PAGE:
Gunfire heard ‘on a regular basis’ from property where kids, child abductor found

David Lynch
August 17, 2018
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ALBUQUERQUE, N.M. – Documents obtained by KOB indicate that law enforcement in northern New Mexico knew that several adults and children were living at a makeshift compound just a few miles south of the Colorado-New Mexico border.

For exactly how long authorities knew about the compound’s occupants is unknown, but gunfire could be heard “from the property on a regular basis,” according to a search warrant sworn out by Taos County Sheriff Jerry Hogrefe and executed this week. In Hogrefe’s account of the site, he describes “what appears to be a shooting range” along one side. 

In a release by the Taos County Sheriff’s Office on Friday, Hogrefe said they had reason to believe a 3-year-old Georgia boy and his father, Siraj Wahhaj, were on the compound after Wahhaj allegedly abducted the child in December.

In mid-May Hogrefe was made aware the missing child and Wahhaj could be in New Mexico, the search warrant states. Further, aerial surveillance of the compound – comprised partially of a buried trailer, haphazardly created shacks and walls of tires – showed a child that could be seen walking with a limp.

The child’s mother told authorities in Clayton County, Georgia, that he had a limp, and also required medication for a condition that causes seizures.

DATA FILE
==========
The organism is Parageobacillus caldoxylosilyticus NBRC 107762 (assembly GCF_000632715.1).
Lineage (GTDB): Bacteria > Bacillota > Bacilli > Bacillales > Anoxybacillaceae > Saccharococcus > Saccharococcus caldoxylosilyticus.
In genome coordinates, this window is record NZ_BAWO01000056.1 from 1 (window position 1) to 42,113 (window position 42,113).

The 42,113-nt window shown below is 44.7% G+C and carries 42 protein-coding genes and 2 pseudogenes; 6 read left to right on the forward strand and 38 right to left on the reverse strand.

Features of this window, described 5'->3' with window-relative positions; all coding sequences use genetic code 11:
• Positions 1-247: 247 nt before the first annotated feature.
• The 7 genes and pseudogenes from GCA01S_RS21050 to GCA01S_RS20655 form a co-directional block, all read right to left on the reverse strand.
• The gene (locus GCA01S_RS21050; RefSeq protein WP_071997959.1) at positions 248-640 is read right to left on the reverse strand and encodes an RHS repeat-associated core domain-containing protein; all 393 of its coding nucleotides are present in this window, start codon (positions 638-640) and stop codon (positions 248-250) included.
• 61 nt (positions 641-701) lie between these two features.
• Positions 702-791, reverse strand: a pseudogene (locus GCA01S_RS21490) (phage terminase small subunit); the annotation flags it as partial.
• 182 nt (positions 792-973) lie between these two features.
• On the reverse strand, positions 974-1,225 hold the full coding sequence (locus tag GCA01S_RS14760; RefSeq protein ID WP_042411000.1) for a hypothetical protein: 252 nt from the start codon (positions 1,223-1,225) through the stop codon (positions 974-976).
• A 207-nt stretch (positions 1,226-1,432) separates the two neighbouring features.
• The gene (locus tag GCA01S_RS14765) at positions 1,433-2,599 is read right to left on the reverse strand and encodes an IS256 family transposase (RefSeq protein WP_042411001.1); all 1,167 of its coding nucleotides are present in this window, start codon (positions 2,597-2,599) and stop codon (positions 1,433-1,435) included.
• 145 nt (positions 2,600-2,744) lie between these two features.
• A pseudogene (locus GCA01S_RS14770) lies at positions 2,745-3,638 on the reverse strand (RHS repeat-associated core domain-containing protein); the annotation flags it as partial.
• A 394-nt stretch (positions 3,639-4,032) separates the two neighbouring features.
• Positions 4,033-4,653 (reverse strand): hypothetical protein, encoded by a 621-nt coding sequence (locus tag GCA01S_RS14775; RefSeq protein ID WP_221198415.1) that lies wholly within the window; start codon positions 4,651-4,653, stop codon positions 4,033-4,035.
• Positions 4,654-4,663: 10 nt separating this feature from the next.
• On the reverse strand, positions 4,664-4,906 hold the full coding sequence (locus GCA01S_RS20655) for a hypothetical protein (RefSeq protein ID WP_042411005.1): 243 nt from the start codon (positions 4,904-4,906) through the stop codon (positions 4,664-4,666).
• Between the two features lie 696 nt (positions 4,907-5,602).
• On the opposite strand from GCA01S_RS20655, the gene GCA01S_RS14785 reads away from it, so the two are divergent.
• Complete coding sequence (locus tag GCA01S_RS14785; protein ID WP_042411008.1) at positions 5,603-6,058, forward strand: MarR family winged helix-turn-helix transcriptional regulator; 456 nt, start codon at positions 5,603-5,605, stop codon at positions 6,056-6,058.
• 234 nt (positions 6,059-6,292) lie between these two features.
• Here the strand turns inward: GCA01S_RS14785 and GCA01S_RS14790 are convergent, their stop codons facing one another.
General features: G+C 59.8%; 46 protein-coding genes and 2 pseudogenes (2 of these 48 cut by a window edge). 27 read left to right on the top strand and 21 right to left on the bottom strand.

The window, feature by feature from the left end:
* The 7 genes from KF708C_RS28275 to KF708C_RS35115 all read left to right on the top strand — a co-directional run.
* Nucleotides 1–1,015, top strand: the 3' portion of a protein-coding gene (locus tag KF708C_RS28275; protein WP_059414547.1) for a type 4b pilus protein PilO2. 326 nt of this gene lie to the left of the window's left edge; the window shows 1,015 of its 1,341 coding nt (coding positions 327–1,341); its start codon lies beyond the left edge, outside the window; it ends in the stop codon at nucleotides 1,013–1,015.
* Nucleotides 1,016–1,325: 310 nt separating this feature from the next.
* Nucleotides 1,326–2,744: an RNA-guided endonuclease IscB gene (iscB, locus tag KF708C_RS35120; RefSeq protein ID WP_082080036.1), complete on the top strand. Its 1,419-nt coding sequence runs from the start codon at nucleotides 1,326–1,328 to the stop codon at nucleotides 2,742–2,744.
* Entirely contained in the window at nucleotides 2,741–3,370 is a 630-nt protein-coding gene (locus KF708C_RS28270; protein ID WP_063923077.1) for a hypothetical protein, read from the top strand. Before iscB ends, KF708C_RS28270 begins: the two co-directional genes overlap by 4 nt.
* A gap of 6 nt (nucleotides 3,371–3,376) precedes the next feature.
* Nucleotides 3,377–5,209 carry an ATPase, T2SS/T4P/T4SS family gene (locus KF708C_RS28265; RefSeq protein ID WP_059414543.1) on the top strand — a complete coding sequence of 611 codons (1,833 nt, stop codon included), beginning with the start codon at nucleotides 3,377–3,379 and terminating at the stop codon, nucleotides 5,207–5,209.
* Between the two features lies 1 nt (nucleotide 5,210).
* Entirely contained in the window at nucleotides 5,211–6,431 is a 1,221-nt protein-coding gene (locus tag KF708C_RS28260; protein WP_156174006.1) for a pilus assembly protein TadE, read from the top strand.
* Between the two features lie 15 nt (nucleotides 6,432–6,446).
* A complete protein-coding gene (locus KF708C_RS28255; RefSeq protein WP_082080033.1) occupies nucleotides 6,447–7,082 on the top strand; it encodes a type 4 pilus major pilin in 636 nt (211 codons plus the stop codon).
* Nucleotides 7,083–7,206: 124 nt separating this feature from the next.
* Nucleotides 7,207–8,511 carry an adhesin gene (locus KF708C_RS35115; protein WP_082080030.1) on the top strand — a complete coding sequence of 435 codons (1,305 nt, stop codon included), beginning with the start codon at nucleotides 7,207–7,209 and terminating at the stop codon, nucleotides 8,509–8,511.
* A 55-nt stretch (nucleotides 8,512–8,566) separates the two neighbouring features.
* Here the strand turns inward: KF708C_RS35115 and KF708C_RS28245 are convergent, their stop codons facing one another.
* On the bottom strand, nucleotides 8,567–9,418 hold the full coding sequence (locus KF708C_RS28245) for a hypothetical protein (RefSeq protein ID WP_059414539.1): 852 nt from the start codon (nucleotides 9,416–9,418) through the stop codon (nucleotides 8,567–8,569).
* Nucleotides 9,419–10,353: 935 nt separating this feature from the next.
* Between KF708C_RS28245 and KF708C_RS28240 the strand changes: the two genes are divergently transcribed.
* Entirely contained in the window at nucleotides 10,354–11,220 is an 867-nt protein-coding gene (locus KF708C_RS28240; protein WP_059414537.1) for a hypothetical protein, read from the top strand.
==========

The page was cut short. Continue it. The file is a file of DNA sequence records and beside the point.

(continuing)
Georgia investigators said Wahhaj “was to perform an exorcism on the child and deny him his prescribed medications,” the warrant states.

A TCSO response team raided the compound on Friday after detectives provided photos of text messages from an unidentified female at the compound pleading for help, money and food. Two men were arrested – including Wahhaj – and 11 children ranging in age from 1 to 15 were passed on to state welfare workers within the Children, Youth and Families Department. Several guns and ammunition were also discovered, along with little in the way of food and personal hygiene.

The missing Georgia boy was not at the compound, however, and it’s unknown if the raid unearthed new leads about where he might be.

Three unidentified women – possibly the mothers of the children – were detained for questioning before being released.

Documents also state the property’s owner attempted to evict the compound’s occupants, but that noticed was dismissed in court. That owner, Jason Badger, told KOB on Saturday that he informed police children were on the property as far back as May.



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